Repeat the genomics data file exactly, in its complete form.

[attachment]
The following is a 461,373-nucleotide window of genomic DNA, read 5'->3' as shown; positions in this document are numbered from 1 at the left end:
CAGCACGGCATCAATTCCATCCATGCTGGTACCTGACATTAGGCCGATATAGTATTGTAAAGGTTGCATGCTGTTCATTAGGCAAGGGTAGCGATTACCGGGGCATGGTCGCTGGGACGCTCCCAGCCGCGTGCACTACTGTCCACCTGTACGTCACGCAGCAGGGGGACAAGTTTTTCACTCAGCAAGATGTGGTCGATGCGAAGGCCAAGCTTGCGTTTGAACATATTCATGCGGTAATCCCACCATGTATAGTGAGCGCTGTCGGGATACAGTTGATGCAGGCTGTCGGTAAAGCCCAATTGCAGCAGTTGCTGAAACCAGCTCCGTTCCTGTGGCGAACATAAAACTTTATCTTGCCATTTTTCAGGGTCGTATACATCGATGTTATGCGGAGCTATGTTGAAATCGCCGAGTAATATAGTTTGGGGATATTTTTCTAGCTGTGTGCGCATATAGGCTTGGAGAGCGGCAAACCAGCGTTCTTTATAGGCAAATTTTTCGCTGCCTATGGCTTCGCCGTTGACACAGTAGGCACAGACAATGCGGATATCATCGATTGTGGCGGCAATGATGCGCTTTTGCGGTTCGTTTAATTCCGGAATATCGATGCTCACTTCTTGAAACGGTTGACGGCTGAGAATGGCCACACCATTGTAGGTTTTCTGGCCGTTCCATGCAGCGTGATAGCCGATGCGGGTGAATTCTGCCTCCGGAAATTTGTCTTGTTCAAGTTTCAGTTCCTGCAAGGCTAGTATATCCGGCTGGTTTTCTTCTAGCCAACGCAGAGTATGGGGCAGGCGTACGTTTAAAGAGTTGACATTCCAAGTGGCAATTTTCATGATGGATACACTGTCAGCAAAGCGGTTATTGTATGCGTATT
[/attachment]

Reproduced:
The following is a 461,373-nucleotide window of genomic DNA, read 5'->3' as shown; positions in this document are numbered from 1 at the left end:
CAGCACGGCATCAATTCCATCCATGCTGGTACCTGACATTAGGCCGATATAGTATTGTAAAGGTTGCATGCTGTTCATTAGGCAAGGGTAGCGATTACCGGGGCATGGTCGCTGGGACGCTCCCAGCCGCGTGCACTACTGTCCACCTGTACGTCACGCAGCAGGGGGACAAGTTTTTCACTCAGCAAGATGTGGTCGATGCGAAGGCCAAGCTTGCGTTTGAACATATTCATGCGGTAATCCCACCATGTATAGTGAGCGCTGTCGGGATACAGTTGATGCAGGCTGTCGGTAAAGCCCAATTGCAGCAGTTGCTGAAACCAGCTCCGTTCCTGTGGCGAACATAAAACTTTATCTTGCCATTTTTCAGGGTCGTATACATCGATGTTATGCGGAGCTATGTTGAAATCGCCGAGTAATATAGTTTGGGGATATTTTTCTAGCTGTGTGCGCATATAGGCTTGGAGAGCGGCAAACCAGCGTTCTTTATAGGCAAATTTTTCGCTGCCTATGGCTTCGCCGTTGACACAGTAGGCACAGACAATGCGGATATCATCGATTGTGGCGGCAATGATGCGCTTTTGCGGTTCGTTTAATTCCGGAATATCGATGCTCACTTCTTGAAACGGTTGACGGCTGAGAATGGCCACACCATTGTAGGTTTTCTGGCCGTTCCATGCAGCGTGATAGCCGATGCGGGTGAATTCTGCCTCCGGAAATTTGTCTTGTTCAAGTTTCAGTTCCTGCAAGGCTAGTATATCCGGCTGGTTTTCTTCTAGCCAACGCAGAGTATGGGGCAGGCGTACGTTTAAAGAGTTGACATTCCAAGTGGCAATTTTCATGATGGATACACTGTCAGCAAAGCGGTTATTGTATGCGTATT